My father’s first full-length book came out 20 years ago, in 1992. It was titled America’s National Game of Chance: Video Poker. It is a 200 plus page compilation of about 75 of his best articles on video poker. He chose to self publish it, risking the considerable sum of money it took to print up 1000 copies of it.
I’m not totally sure how many printings the book actually underwent over the next several years, but in the end, he sold thousands of copies.
A few years later when he wrote Winning Strategies for Video Poker, sales of his first book dropped off considerably. The irony is that Winning Strategies is hardly an update to America’s National Game of Chance. Winning Strategies is just 60+ strategy tables for the most popular video poker games in America at the time.
I believe thanks in part to my father, many of the poor paying pay tables from the 1990’s no longer exist, so some of the strategy tables provide little benefit. America’s National Game of Chance, on the other hand, is as useful today as it was the day it first came home from the printer.
If you like to learn video poker from anecdotal stories that can teach a lesson, then this is the book for you!
This week’s column is based on one of the columns in that first book. It deals with coming to the casino with the proper sized bankroll. Per Wikipedia, a common meaning of Gambler’s ruin is that a gambler with finite wealth, playing a fair game (that is, each bet has expected value zero to both sides) will eventually go broke against an opponent with infinite wealth.
In the real world, this means that you, the player, will eventually go broke against the casino even if you are playing a 100% game! So, imagine what happens if you are playing even a 99% game. To flip this around a bit, you can at least improve your odds of not going broke if you show up with an appropriate sized bankroll for the game you are playing.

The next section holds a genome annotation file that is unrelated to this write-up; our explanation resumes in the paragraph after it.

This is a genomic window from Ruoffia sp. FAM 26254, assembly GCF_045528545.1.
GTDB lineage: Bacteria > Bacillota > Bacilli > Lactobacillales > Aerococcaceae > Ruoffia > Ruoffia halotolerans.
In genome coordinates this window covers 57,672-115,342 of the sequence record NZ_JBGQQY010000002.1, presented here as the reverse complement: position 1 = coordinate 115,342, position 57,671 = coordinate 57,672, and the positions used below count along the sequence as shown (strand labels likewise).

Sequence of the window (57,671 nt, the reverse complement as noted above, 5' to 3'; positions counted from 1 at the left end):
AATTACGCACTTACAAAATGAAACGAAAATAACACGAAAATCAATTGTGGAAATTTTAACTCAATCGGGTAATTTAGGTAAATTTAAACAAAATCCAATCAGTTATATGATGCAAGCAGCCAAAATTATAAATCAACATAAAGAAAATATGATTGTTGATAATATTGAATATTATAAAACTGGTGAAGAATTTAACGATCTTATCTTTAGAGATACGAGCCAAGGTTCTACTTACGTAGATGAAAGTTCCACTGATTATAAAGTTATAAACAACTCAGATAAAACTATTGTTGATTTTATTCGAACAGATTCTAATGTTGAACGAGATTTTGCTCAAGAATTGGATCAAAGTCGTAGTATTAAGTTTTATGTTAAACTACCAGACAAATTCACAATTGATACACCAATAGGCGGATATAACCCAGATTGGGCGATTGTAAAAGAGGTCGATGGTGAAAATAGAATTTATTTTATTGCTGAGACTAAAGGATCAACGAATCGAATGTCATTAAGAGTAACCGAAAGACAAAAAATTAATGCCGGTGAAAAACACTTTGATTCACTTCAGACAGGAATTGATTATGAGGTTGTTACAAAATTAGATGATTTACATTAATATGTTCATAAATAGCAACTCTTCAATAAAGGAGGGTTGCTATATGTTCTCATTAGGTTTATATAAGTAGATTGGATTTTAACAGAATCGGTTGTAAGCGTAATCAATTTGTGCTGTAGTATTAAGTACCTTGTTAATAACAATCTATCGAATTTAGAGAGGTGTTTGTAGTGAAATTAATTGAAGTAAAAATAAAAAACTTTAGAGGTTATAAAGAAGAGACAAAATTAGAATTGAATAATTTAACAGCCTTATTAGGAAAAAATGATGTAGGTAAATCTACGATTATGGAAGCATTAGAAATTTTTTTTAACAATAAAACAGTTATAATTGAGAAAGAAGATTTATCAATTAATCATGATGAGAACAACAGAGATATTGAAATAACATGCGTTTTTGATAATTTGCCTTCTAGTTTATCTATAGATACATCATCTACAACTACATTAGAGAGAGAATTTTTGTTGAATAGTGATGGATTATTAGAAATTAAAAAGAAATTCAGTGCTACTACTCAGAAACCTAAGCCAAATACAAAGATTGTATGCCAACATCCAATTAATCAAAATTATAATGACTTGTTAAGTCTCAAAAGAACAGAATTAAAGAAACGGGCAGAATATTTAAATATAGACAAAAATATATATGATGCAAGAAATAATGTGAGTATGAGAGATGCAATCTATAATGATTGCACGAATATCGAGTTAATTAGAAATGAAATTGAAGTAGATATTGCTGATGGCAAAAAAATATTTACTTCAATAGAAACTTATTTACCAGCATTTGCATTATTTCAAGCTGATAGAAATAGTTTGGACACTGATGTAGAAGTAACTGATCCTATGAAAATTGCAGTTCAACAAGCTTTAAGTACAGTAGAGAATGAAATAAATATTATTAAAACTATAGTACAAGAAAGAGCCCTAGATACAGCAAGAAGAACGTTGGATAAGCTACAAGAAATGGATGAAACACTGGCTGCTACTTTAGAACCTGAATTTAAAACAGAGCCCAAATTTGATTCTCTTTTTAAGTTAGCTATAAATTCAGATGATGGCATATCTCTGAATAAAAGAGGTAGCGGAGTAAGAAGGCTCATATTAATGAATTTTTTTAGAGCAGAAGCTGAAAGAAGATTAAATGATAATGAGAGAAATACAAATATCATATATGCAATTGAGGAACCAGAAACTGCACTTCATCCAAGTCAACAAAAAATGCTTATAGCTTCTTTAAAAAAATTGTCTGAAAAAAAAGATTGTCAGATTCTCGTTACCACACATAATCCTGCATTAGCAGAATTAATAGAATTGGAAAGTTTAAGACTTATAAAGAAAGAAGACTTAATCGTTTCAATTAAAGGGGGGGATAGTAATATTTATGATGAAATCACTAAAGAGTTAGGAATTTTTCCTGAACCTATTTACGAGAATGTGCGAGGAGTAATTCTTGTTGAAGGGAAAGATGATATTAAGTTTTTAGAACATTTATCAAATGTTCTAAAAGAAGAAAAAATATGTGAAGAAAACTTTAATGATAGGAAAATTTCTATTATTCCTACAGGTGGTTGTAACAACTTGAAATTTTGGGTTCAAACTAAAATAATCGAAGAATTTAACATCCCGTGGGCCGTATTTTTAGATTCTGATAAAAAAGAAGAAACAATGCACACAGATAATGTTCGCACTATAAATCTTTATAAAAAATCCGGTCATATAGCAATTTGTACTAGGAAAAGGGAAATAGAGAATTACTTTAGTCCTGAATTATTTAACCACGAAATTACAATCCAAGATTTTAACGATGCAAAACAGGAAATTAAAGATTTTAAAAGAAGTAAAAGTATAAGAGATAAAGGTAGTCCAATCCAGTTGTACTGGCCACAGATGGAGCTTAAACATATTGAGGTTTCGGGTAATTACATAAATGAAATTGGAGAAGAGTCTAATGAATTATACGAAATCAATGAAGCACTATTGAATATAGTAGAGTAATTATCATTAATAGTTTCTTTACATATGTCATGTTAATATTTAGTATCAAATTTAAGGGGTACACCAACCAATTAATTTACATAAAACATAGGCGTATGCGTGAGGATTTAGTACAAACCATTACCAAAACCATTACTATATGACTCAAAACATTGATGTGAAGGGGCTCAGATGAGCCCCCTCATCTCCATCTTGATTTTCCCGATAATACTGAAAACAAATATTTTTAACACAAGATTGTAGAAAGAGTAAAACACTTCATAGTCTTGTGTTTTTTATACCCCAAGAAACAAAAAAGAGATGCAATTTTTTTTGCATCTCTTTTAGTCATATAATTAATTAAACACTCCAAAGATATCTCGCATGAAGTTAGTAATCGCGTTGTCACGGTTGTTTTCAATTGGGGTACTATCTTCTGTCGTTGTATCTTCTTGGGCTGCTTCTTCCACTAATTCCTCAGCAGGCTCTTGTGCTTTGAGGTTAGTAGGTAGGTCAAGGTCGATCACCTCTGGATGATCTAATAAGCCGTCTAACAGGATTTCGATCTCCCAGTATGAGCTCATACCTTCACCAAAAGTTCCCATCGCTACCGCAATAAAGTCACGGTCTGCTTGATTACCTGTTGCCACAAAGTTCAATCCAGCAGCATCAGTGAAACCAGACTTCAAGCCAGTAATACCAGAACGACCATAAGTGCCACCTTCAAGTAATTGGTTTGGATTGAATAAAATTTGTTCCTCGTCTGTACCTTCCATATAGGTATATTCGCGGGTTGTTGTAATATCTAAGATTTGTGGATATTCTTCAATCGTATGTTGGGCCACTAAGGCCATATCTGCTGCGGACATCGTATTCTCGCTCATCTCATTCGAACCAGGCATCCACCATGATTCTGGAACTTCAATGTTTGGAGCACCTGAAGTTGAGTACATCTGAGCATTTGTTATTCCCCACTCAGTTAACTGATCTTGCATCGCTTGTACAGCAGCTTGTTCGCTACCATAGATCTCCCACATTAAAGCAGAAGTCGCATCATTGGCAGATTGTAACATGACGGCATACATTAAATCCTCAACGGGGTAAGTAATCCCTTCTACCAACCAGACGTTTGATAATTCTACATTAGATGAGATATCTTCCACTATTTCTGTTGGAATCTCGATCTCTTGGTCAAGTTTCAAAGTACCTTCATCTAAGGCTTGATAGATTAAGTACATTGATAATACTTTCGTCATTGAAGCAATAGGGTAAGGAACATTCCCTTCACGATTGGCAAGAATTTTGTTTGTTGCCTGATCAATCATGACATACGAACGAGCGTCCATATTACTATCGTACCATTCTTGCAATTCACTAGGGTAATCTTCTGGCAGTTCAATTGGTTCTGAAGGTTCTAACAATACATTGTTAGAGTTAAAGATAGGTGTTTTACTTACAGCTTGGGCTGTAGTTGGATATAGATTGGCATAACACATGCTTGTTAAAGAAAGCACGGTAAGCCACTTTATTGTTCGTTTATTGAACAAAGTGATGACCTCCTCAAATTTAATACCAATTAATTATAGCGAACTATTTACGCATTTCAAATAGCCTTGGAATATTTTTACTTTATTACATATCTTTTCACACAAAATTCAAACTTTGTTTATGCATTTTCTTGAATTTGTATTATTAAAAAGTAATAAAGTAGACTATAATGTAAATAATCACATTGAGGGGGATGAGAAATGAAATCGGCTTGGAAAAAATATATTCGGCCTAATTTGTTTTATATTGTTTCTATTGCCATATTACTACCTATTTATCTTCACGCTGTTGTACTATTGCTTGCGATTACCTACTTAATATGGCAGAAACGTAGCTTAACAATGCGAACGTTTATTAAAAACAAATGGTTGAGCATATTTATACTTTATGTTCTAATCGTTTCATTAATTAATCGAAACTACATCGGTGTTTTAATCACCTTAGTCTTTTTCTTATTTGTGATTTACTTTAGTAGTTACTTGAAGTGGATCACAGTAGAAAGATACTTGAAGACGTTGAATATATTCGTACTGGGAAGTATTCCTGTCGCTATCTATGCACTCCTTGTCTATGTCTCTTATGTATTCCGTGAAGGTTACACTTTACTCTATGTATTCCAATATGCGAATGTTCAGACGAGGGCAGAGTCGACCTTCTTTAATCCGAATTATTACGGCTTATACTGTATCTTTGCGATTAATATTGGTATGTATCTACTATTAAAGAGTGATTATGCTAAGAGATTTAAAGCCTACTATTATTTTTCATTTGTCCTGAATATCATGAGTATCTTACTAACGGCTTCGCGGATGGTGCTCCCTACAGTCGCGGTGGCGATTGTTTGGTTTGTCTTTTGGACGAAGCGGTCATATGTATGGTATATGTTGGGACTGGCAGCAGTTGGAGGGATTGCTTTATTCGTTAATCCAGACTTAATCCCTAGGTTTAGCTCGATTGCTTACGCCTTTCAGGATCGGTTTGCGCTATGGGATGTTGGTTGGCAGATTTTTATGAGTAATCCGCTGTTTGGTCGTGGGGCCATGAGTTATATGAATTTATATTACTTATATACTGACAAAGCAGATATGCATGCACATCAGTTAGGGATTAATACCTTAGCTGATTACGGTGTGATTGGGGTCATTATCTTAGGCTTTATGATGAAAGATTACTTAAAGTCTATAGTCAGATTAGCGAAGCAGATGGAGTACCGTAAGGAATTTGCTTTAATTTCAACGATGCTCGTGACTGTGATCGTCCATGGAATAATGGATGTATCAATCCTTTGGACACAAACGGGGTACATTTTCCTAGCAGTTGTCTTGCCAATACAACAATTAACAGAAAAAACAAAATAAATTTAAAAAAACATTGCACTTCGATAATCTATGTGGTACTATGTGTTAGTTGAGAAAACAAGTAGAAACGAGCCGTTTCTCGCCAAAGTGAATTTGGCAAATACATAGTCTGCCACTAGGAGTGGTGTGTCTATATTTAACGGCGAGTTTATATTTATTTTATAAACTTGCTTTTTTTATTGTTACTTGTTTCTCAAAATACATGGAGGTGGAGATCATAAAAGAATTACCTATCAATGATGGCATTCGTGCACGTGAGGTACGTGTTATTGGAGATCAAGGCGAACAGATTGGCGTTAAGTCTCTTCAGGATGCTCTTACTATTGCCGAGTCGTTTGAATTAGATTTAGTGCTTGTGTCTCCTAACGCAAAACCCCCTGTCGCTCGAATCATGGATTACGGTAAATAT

To help illustrate this point, my father put together a little simulation of a simple 100% game. The player makes a $1 wager and is paid based on the value of a numbered ping pong ball chosen at random. The balls are numbered 1 to 100 and each has the same probability of being drawn.
If the number 1 comes up, he is paid 50. If the number 2 comes up, he is paid 25. If the number 3 comes up, his paid 10 and if the numbers 4 thru 18 comes up, he is paid 1 unit.
If 100 play this game and start with $10 each, we find that 64 will go bust by the time the game is played 20 times. An additional 10 will go bust by the time it is played 40 times. Only 10 will still be playing after 500 hands.
If we repeat this exercise but start with $20, we find that only 48 players go bust by 40 plays, 13 additional by 80 plays and that nine will still be playing after 1,000 games.
If the players start with $40, only 34 will go bust by 80 plays. There will be 16 additional players that bust by 160 plays and 14 still playing at 2,000 games.
If a player were to start with $500, he could likely play for a lifetime without going bust. Remember that this game was set up to play at 100%. If we add up the outcomes of all players, it will still show that the total amount paid equals the total amount wagered.
For the 34, 48 and 64 players that went bust before playing 20, 40 and 80 hands respectively, there was no coming back to the average.
Even though the math dictates that in the long run players should break even, they will have walked away from the table before ever getting the opportunity to come back. All because they showed up with bankrolls too small for the game they chose to play.
There are many factors that decide the likelihood of having a winning session. Knowing the right strategy is certainly at the top of the list and yes, a little bit of luck never hurt. Being able to play long enough to allow the strategy to outweigh the luck is super critical. To do this, you need to show up with enough bankroll.
For video poker, it is suggested that your bankroll be equal to about 80 wagers. So, if you’re playing max-coin quarters, this means $100.